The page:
Nicholsons redevelopment: Purchase powers agreed for retailers

James Bagley, Local Democracy Reporter

Stationery shop to open in Nicholsons Centre

Powers to force 13 tenants to sell up their property in Maidenhead town centre were approved by senior councillors - but will be used as a precautionary, a meeting heard last week. 

Cabinet members unanimously agreed to use compulsory purchase orders (CPO), which forces homeowners to sell up if their property obstructs a regeneration project, on 13 retailers near the Nicholson’s Shopping Centre if negotiations stall.

In the report, Denhead S.A.R.L., which is developing out the site, needs assistance with acquiring the interests of the remaining landowners and leaseholders to help deliver the regeneration of the Maidenhead town centre.

Duncan Sharkey, managing director of the Windsor and Maidenhead council, said negotiations with the remaining retailers have been ongoing for over a year and hopes 'reasonable agreements' will be reached.

The council will enter into an agreement with Denhead S.A.R.L. who will be responsible for all costs and liabilities arising in undertaking and completing the CPO.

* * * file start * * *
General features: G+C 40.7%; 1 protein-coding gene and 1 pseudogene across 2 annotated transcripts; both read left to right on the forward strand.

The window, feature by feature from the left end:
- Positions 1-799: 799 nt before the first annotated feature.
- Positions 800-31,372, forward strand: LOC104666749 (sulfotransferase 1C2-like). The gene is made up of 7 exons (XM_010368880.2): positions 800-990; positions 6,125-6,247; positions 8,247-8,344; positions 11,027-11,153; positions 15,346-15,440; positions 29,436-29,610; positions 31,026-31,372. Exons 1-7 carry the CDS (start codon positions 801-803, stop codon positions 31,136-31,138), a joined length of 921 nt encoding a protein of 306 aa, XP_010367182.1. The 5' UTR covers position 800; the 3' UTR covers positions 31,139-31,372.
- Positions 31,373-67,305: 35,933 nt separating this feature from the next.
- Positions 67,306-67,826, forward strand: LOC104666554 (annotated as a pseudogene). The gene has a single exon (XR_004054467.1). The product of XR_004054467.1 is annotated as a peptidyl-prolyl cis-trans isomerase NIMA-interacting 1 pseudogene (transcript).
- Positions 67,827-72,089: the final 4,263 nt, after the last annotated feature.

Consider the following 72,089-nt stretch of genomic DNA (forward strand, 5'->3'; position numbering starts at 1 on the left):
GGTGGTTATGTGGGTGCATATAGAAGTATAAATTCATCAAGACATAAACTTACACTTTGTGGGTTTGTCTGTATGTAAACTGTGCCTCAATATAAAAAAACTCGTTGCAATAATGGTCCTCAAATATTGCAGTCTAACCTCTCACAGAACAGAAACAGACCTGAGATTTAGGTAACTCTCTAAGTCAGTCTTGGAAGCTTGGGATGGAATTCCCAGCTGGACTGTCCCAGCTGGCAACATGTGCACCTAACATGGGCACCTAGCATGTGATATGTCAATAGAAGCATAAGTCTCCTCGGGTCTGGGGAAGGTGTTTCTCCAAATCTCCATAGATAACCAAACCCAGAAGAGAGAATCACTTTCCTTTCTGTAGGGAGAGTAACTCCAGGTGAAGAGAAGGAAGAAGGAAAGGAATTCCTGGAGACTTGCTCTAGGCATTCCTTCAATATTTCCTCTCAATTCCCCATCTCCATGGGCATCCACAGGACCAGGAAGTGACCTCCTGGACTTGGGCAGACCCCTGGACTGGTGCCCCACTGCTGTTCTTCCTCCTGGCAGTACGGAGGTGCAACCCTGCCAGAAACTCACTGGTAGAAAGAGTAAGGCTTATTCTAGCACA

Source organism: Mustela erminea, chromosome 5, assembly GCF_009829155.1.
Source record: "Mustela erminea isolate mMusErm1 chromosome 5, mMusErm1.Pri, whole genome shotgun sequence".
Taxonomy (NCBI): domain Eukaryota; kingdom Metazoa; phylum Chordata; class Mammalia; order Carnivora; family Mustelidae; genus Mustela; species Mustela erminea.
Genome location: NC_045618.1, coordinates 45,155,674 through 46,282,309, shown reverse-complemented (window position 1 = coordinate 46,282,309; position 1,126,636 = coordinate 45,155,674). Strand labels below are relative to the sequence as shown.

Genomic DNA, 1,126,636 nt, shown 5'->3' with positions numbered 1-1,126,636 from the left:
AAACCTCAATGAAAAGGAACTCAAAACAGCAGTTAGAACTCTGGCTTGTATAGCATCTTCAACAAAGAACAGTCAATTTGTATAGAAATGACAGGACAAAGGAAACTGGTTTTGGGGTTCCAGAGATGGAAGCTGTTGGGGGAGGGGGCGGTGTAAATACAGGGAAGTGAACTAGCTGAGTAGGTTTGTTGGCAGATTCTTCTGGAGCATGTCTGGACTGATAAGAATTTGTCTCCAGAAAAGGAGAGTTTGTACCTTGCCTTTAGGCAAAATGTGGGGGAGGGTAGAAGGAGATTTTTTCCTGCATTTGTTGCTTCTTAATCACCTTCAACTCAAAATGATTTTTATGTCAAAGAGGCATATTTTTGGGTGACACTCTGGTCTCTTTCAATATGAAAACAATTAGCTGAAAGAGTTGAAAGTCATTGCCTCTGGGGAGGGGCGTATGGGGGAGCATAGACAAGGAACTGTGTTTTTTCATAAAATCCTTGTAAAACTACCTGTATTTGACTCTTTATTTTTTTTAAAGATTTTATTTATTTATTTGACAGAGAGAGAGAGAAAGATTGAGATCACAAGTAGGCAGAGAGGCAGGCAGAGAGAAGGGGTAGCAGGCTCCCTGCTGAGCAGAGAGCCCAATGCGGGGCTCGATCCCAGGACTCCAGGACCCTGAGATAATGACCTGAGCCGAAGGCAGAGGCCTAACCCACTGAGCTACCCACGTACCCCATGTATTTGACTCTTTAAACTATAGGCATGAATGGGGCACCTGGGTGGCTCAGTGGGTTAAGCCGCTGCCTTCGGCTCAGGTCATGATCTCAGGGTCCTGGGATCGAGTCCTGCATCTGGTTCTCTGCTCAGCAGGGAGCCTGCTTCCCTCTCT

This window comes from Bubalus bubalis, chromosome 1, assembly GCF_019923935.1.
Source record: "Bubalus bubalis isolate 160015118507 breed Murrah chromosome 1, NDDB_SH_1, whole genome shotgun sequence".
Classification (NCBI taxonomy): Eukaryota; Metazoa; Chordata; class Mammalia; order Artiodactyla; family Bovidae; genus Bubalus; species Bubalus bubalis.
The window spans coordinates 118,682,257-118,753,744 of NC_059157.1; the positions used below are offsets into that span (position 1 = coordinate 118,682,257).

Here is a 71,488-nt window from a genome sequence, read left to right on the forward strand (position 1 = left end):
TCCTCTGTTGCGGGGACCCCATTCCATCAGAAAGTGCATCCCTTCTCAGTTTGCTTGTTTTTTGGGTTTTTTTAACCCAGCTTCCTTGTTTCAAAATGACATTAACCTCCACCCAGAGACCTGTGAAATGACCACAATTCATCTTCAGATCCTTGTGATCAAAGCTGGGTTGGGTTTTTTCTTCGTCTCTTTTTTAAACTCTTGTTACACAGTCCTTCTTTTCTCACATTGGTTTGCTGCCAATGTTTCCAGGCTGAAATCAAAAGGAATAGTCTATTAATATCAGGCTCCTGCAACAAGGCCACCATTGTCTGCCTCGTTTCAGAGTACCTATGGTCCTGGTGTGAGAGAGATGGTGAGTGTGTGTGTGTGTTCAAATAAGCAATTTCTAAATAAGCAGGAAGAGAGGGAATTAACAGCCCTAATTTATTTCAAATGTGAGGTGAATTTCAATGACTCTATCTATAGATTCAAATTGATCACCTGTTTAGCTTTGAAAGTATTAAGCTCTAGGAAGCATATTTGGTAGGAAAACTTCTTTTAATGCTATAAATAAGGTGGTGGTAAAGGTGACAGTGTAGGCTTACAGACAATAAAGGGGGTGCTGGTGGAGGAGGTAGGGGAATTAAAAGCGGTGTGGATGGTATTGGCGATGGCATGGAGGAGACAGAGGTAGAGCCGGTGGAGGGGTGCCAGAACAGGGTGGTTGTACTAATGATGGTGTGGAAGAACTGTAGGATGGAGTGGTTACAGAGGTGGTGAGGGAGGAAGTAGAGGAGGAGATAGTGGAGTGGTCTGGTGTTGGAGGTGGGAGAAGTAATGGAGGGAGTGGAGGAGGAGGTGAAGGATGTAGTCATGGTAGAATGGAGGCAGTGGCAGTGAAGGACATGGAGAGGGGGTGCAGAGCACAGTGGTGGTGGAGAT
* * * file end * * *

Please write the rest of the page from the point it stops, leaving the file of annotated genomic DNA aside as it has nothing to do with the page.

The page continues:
Denhead S.A.R.L. is a collaboration between Tikehau Capital, which bought the centre in 2018, and regeneration specialists Areli Real Estate. 

The leader of the council, councillor Andrew Johnson (Con: Hurley & Walthams), said: “Our primary aim and intent is to reach a negotiated settlement with all of the outstanding parties that is certainly a clear direction of travel and indeed our aspiration.

“But of course, acutely aware that in a major regeneration scheme this is sadly not always possible hence the need to have CPO powers at our disposal if required.”

Maidenhead resident Andrew Hill asked if getting CPO powers is a 'first resort' rather than a 'last resort' as mentioned in the report due to demolition works projected to begin this July and ending February 2022.

Cllr Johnson responded saying the scheme cannot be delayed by a number of parties for 'purely commercial reasons' as the council wants the project to be delivered in a reasonably fast time to provide new facilities to residents and provide confidence to future investors to invest into the town.

He said: “What I wouldn’t want to do to is to have, let’s say, 12 months of negotiations with one or two particular property interests, only for those negotiations to ultimately stall at the end, then only to start the process again of instigating the CPO – which would create further delay, further uncertainty into the proposal, and I think undermine people’s confidence in the overall deliverability of the scheme.”

The Windsor and Maidenhead cabinet meeting took place on March 25.

Plans to redevelop the Nicholsons Centre were approved earlier this month. 

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